some say General Petraeus has adapted to the ground in Iraq, the real reason "the surge" appears successful.
I introduced Schmidt, in 2006, to the Boyd Cycle. To the consternation of Schmidt's juniors in the Arnold Schwarzenegger re-election campaign, as Schmidt absorbed the very lengthy paper by retired Air Force Colonel John Boyd entitled "Patterns of Conflict" and made its principles a matter of required understanding in the Schwarzenegger campaign.
GWEN IFILL: For more on the candidates' education plans, we turn now to two senior campaign officials. McCain adviser Lisa Graham Keegan is the former chief of Arizona's public school system. And Obama adviser Melody Barnes is the former executive vice president for policy at the Center For American Progress.
Welcome to you both.
First, Melody Barnes, I want you to respond to the ad we just saw which accused Barack Obama of supporting sex education for preschoolers.
MELODY BARNES, Obama Campaign Adviser: It's offensive and preposterous. That we would take such a serious matter of training our young children to defend themselves against sexual predators, which is actually the subject matter of the legislation at hand, and turn that into an ad about Barack Obama trying to teach 5-year-olds about sex before they can read, is absolutely preposterous.
I would think that every parent, every policy-maker in this country would support what Senator Obama actually was supporting, and we shouldn't turn something so serious into a political football.
GWEN IFILL: Lisa Graham Keegan, I want you also to respond to the ad that we saw that the Obama people -- the charges they made against John McCain, that he wanted to, among other things, abolish the Department of Education and if you want to respond to what Melody Barnes said as well.
LISA GRAHAM KEEGAN, McCain Campaign Adviser: Well, first of all, I think it's really important, what Melody says is not the case, and I would really encourage your viewers to take a look at that law. You can seen it online -- I am quite sure by now. That's where I found it.
Read it. It is not about sexual predators. It is about sexual education for 5-year-olds. It is quite comprehensive. I would have opposed it mightily as a legislator and then as a state school chief and as a parent. So, I just encourage the public to take a look at it.
And on the issue of the Department of Education, I had the privilege of being John McCain's surrogate at our platform committee, where one of my jobs was to argue mightily in favor of the important role of the U.S. Department of Education, because our party does have a few people who are dubious.
But Sen. McCain won the day with his position that, at this time in our nation, it is critical that the federal government and the states get together. And we are serious about this issue, because we have fallen so far behind. That's just an outright lie.
What happened: A new 30-second TV ad attacks Barack Obama's record on education, saying that Obama backed legislation to teach "'comprehensive sex education' to kindergartners." The announcer then says, "Learning about sex before learning to read? Barack Obama. Wrong on education. Wrong for your family."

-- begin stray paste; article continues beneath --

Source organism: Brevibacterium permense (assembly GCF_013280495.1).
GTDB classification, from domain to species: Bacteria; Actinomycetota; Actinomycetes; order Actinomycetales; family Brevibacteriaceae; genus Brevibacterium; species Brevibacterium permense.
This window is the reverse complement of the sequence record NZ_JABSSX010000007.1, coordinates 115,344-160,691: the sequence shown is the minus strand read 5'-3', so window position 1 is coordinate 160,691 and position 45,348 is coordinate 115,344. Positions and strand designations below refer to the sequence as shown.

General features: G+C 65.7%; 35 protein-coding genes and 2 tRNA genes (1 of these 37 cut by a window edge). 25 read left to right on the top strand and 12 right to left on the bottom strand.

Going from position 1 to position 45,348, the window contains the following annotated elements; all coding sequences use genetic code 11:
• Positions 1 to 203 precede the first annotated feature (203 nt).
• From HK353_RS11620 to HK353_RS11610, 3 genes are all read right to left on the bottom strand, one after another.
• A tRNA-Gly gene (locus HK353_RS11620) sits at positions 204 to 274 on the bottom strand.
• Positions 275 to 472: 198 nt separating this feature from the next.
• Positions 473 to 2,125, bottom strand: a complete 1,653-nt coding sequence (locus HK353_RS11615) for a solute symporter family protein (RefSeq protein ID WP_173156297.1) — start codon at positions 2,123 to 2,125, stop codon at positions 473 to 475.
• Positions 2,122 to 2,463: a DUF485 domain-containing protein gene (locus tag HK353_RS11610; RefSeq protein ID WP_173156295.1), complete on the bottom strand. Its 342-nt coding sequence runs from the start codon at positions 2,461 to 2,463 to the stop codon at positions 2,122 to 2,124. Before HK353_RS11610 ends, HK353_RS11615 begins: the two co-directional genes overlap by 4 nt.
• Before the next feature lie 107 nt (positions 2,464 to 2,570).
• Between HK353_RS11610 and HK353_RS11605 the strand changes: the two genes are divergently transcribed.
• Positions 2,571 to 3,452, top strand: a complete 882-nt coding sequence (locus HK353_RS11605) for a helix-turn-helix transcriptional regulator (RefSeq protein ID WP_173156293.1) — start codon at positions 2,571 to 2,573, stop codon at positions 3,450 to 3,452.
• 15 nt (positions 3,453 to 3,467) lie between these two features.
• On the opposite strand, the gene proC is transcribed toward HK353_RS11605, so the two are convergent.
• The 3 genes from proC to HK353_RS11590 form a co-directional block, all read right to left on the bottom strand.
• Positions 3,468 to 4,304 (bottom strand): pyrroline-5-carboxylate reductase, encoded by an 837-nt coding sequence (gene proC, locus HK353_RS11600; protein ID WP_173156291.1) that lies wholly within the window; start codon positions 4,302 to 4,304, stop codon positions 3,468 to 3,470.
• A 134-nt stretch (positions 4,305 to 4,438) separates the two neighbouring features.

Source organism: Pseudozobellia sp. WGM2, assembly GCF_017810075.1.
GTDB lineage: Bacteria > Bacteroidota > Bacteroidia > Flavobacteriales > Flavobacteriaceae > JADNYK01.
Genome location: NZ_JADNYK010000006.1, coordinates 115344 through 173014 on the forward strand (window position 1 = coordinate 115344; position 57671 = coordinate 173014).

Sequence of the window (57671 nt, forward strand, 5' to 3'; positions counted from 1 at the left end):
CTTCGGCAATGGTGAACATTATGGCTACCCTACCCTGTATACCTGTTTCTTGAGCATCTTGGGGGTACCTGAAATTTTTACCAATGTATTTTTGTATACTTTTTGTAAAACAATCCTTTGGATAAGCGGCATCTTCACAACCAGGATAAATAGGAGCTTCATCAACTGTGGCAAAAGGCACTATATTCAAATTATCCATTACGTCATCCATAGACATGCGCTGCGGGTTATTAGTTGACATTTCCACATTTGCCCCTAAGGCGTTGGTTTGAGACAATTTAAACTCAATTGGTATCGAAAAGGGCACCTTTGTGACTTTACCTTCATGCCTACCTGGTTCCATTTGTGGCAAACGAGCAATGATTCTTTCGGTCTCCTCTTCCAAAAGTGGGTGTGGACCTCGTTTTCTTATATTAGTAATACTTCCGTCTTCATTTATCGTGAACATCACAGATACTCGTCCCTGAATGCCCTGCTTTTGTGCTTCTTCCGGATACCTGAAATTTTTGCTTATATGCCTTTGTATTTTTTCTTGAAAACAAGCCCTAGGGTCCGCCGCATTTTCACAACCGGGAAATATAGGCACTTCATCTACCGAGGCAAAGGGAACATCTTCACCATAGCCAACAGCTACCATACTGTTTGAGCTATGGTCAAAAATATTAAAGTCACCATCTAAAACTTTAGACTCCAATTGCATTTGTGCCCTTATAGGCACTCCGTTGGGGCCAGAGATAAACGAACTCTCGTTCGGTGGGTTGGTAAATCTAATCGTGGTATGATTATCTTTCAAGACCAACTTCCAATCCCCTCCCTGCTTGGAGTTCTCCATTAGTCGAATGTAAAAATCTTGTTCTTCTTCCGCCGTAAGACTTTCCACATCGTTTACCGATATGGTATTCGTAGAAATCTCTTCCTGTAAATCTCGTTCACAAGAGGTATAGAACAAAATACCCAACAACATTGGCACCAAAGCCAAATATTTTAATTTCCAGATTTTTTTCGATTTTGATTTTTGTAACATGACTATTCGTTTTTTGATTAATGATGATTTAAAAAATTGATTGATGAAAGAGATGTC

Why that's wrong: This is a deliberately misleading accusation. It came hours after the Obama campaign released a TV ad critical of McCain's votes on public education. As a state senator in Illinois, Obama did vote for but was not a sponsor of legislation dealing with sex ed for grades K-12.
But the legislation allowed local school boards to teach "age-appropriate" sex education, not comprehensive lessons to kindergartners, and it gave schools the ability to warn young children about inappropriate touching and sexual predators.
When running for the Illinois Senate, his opponent hired a staffer to following him around and videotape everything he did. After about a week after asking this staffer to give him some space so he could have a phone conversation without it being recorded, to which the staffer replied only that he could call the campaign headquarters if he had a complaint. Barack then walked into the Senate reporters room and said "Hey guys, I'd like you to meet Justin. He's been paid by the Ryan campaign to follow me and videotape everything I do" The reporters started to interview Justin who only would repeat his name and employer's phone number like a prisoner of war.
The resulting media storm wrecked the Ryan campaign, and Obama won.
I'd just be happy if they could for once use that word that seems so difficult for politicians to use: the lie.
Democratic presidential candidate Barack Obama on Wednesday accused Republican John McCain's campaign of using "lies and phony outrage and Swift-boat politics" in claiming he used a sexist comment against vice presidential candidate Sarah Palin.
Rule 9: The threat is more terrifying than the thing itself. When Alinsky leaked word that large numbers of poor people were going to tie up the washrooms of O’Hare Airport, Chicago city authorities quickly agreed to act on a longstanding commitment to a ghetto organization. They imagined the mayhem as thousands of passengers poured off airplanes to discover every washroom occupied. Then they imagined the international embarrassment and the damage to the city’s reputation.
On the Russian-Georgian conflict, her comments appeared to go further than Sen. McCain has in the past. When asked in August whether he would consider using military force to defend Georgia against Russia, he said, simply: "The answer to your...question is no." He has also emphasized that while he strongly supports Georgia, he isn't trying to reignite the Cold War. But his national security adviser, Randy Scheunemann, said Thursday that like Gov. Palin, Sen. McCain believes that U.S. military action would be needed if Georgia was a member of NATO and Russia invaded.
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